The Dvorak layout is an alternative keyboard layout which places the most frequently used letters within easy reach (on the home row, for example), while the less frequently used letters and punctuation are moved out to the more awkward reaches. That means that you’re making less unnatural motions with your hands, which results in faster typing and less chance of strain or injury.
All kinds of wonkiness.
Vowels are on the left half of the home row, common consonants on the right — think Wheel of Fortune.
The Dvorak and Qwerty (traditional) keyboard layouts have an interesting history that’s worth learning more about. The Qwerty layout was an adaptation to the technology of the time: typewriters. The earliest typewriters tended to jam up when letters were typed quickly in a sequence. The design of the Qwerty key layout was made to intentionally slow typists down by creating awkward reaches. I’ll let you decide how far you want to dig into the history of keyboard layouts, I find it really fascinating, but it’s well documented elsewhere online.
Qwerty is a poor user experience
Dvorak is a good user experience
What Made Me Want to Switch?
I’m currently in the process of teaching myself the Dvorak simplified keyboard layout, and it’s turned out to be a much easier transition than I had originally anticipated. I had been thinking about making the switch for a long time, but my concerns about lost productivity kept making me put it off. (Incidentally, the method that I’m using for learning Dvorak means that lost productivity isn’t an issue, as you will see.)
Last year, I was starting to get signs of a repetitive stress injury from my totally extreme lifestyle of sitting still and typing all day. To combat RSI, I started doing the typical things: arm stretches, taking breaks, and making adjustments to my workstation. But the fact remained that I was often working 10-12 hours a day and there wasn’t really any getting around that. I was also writing a lot of code at the time, and so my work was very keyboard-intensive. It was time…for Dvorak!
This week, I’m not particularly reliant on typing as I’m attending a conference. I used that as the excuse I needed to try and start learning Dvorak. I’m pleased to report that with about 15 minutes of practicing each night this week, I’m already proficient at the home row in Dvorak. I should mention that I’m already a trained touch typist for Qwerty and my instructions will assume that you are too. I currently type around 60wpm, and I’ll try to report back on speed improvements when I’ve fully switched to Dvorak.
How to Set Up the Dvorak Keyboard Layout on a Mac
The switch to Dvorak can be made very easily on a Mac. These directions are written for English-speakers in the United States:
- Open System Preferences > International
- Go into the Input Menu section inside International
- Scroll through the menu of choices and select Dvorak and Dvorak – Qwerty #
- Further down the menu, you’ll see that U.S. is selected, keep it selected
- At the very bottom, select Show input menu in menu bar
You should see a U.S. flag in the upper right of your Mac OS X menu bar. This means that your keyboard is currently mapped to the standard Qwerty layout. Clicking on it reveals a menu where you can quickly switch to Dvorak, and back to Qwerty again.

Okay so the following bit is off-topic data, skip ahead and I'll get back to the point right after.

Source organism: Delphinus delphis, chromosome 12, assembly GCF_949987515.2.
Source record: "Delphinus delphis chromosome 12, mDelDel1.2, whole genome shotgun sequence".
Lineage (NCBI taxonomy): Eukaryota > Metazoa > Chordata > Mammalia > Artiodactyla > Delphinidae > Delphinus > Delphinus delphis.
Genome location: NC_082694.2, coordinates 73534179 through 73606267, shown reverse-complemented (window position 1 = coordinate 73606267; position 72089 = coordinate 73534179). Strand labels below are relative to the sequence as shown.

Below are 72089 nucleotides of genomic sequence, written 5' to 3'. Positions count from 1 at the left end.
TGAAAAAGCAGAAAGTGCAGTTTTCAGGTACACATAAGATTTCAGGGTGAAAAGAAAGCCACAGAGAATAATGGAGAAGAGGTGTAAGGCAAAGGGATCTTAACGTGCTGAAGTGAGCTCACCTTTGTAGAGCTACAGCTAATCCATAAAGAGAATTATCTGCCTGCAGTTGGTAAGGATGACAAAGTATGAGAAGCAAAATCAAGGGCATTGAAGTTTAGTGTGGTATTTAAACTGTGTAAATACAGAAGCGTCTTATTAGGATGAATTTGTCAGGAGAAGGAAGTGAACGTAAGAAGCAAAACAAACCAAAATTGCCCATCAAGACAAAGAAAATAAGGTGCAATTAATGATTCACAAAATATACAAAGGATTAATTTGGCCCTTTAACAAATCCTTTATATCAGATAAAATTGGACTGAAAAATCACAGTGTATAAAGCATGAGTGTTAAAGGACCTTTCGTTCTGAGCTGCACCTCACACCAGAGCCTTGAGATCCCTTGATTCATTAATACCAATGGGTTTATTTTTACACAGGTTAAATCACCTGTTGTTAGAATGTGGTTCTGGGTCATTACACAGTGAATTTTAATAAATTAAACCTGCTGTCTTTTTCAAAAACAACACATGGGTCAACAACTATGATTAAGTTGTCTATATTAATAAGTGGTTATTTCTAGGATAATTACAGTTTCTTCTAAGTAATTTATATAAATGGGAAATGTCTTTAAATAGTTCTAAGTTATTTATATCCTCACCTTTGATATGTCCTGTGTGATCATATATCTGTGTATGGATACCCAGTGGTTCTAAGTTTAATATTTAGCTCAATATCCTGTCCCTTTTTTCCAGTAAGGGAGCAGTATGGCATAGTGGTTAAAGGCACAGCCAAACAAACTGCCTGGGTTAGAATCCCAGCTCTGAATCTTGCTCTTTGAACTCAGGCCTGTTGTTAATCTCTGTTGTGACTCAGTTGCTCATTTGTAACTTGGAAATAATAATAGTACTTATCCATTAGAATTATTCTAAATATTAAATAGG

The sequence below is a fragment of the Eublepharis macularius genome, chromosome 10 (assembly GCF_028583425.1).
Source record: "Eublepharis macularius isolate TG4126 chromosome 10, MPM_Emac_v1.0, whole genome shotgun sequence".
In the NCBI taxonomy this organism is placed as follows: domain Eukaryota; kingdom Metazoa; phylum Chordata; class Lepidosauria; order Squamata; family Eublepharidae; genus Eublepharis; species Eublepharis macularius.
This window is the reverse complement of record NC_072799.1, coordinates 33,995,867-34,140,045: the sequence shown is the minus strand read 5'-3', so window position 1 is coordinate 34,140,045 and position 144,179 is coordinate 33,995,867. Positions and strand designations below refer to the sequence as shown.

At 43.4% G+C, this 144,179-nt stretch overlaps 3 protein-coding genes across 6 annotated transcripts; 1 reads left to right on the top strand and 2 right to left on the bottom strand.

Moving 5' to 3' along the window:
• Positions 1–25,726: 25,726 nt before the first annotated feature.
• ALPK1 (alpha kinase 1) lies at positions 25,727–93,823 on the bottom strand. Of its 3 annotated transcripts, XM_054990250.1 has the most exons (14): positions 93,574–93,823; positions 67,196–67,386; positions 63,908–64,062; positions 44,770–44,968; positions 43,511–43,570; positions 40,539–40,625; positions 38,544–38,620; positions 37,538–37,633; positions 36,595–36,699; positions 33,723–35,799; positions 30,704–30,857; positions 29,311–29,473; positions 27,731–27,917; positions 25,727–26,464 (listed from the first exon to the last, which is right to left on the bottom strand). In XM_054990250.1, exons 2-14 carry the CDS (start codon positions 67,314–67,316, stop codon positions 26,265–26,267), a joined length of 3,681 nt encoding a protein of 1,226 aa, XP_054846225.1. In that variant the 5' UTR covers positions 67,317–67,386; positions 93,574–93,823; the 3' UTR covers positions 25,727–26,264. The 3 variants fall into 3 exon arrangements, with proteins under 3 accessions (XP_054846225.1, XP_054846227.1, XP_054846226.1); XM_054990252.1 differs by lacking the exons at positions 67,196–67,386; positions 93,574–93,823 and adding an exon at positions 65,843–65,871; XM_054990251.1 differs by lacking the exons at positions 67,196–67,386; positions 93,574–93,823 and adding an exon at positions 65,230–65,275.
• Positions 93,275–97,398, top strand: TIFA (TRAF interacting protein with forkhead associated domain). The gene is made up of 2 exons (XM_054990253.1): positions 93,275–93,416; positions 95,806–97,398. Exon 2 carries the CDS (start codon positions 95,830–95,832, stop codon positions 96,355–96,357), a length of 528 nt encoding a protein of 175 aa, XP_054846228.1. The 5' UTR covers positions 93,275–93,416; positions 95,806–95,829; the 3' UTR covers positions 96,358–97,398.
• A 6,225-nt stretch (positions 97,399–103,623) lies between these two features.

When you’re first beginning, I recommend using Dvorak – Qwerty # (that # is supposed to be a Command sign by the way). This maps the keyboard to Dvorak when you’re typing, but it keeps all of your beloved keyboard shortcuts like command-C, command-V for copy and paste in their traditional Qwerty locations. I imagine that after you’re fully converted to Dvorak, you might want to relearn the shortcuts but maybe not, I’m not that far along yet.
How to Start Practicing Dvorak
So now you know how to switch keyboard layouts. Now it’s time to do your practice exercises! This is what I’ve been using: ABCD: A Basic Course in Dvorak by Dan Wood. It’s a series of about 30 exercises that build progressively on each other. Try to take about 15 minutes each day to do the exercises.
For each exercise, I don’t proceed to the following one until I’m proficient (fast and accurate) with the current one. I’ll usually run through about 5 exercises a night, repeating each one as needed. Then the following night, I’ll back up about 2 exercises and start from where I know I’m proficient, not from the most recently learned skill level which still might be a bit shaky. So on Monday, you might do Exercises 1-5, and on Tuesday do Exercises 3-7, to get some overlap across days.
Don’t Go Cold Turkey!
I’d recommend that you keep doing your daily tasks like email using Qwerty, and only switch to Dvorak for your exercises until you get to a level of proficiency with Dvorak where it makes sense (no loss of productivity) to make the switch completely. So far, I haven’t found it at all confusing to switch back and forth between the two mappings — that had been another cause of concern for me and it just doesn’t seem to be a problem.
But My Keyboard Has Qwerty Printed on the Keys!
Yeah me too. That’s ok. If you learn to type properly, you’re not supposed to look at your hands. This will force you to learn the right way. I did put stickers onto my external keyboard, but I’m finding that I’m not looking, and that’s better anyway. When I practice on my laptop with the original Qwerty mappings printed on the keys, the experience is the same.
Please let me know if you try any of these tips out, and share your experiences here. I really wish I had made the switch sooner, and I’m tickled that it’s been a lot easier than I had originally anticipated.
Thanks to my friend Baron who taught me about Dvorak and was an inspiration for me trying it out.
Also, check out Alec Longstreth’s mini comic about Dvorak, it’s great fun, and a good thing to print up and leave in the break room at your office.